Shaping Conflict in the 21st Century—The Future of Food and Water Security
Food and water security will shape the 21st century. The interconnection between the availability and access to natural resources, political and economic stability, community wellbeing and the potential for conflict are indisputable. Those who view security through a traditional lens risk overlooking the complexities of conflict triggers as we move further into the 21st century.
Over the next 35 years, population growth, reduced access to fresh water and declining arable land will place mounting pressure on global food and water security. The greatest pressure will be on those countries least equipped to deal with these challenges, increasing the risk of both inter- and intra-state conflict.
Food and water insecurity is not necessarily about a dearth of resources—we have enough food and water globally to meet demand. But demand for food and water is expected to outpace the supply of globally available resources. The majority of the world’s population growth to 2050 is expected to occur in Asia and Sub-Saharan Africa, but both regions are ill-equipped at present to access the required resources and meet the basic needs of their growing populations.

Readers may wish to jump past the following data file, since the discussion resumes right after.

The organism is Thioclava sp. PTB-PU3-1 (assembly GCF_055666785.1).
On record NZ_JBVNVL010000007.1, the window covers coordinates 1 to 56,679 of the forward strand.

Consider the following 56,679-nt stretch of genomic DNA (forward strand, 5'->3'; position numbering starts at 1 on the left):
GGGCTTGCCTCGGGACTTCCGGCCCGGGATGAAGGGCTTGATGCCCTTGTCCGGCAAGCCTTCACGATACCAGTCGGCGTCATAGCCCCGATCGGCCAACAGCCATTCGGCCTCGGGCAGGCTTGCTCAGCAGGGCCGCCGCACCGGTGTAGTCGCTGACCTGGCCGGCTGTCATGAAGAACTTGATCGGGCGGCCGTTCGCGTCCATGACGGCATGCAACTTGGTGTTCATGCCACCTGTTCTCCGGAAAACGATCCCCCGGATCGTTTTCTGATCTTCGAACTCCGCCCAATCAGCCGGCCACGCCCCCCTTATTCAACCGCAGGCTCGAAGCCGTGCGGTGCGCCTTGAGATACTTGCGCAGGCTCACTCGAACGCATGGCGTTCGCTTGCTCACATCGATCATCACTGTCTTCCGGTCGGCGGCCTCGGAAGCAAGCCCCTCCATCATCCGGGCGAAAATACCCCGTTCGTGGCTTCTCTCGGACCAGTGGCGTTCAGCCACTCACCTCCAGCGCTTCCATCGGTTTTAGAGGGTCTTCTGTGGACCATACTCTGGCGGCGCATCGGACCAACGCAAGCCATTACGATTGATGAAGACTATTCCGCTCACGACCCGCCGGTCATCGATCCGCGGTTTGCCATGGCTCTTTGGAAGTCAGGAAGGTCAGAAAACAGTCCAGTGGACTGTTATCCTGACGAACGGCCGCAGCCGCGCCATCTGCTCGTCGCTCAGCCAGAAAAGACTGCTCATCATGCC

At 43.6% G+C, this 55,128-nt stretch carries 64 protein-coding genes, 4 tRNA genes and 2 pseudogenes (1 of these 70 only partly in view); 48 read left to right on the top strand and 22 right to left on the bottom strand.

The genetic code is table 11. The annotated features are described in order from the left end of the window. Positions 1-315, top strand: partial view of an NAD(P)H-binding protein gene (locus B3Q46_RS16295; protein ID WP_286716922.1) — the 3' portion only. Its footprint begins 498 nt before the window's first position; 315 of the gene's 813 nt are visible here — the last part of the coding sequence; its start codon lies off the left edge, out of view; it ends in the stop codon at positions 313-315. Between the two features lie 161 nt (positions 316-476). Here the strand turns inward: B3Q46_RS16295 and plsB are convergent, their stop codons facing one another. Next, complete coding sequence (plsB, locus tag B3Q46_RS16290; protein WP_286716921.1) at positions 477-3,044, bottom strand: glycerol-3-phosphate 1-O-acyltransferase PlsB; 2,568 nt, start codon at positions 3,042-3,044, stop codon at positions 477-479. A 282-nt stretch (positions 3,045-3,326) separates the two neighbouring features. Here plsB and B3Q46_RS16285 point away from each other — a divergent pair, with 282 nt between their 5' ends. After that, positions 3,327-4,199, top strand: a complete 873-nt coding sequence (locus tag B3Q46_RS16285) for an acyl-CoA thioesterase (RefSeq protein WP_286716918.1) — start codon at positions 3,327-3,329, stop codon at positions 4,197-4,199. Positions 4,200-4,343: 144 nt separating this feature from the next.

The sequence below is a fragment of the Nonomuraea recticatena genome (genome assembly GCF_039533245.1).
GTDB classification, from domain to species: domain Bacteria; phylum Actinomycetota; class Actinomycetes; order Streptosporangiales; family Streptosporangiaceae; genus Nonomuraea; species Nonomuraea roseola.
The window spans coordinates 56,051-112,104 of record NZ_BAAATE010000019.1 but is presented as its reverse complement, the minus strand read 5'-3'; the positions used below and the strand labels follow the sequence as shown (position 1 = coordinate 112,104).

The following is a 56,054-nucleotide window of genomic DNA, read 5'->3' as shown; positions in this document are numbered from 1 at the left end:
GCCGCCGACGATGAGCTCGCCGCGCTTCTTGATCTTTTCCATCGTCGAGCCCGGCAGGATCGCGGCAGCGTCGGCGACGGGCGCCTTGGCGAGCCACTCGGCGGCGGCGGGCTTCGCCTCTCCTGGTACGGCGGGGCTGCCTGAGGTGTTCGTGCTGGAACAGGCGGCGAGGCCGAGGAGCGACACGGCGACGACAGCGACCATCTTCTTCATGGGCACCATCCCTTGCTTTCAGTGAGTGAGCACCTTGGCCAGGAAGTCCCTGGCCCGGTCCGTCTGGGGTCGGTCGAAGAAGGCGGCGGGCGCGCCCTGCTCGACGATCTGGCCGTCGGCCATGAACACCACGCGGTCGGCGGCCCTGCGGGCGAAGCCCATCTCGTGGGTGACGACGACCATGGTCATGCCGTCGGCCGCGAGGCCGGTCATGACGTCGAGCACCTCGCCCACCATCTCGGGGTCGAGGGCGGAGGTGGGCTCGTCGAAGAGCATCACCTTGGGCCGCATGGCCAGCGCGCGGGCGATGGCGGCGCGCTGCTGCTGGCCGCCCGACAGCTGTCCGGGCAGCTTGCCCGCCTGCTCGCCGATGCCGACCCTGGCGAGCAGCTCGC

Population Growth and Movement
By 2050, an increasing number of countries will be unable to feed their people or quench their thirst for water. Land and water won’t move, but food and people can—and will—in response to resource scarcity. Consequently, food systems and markets around the world will continue to become progressively interdependent. In the case of food shortages, we can expect increased migration, across states and regions—but this is likely to intensify the potential for conflict.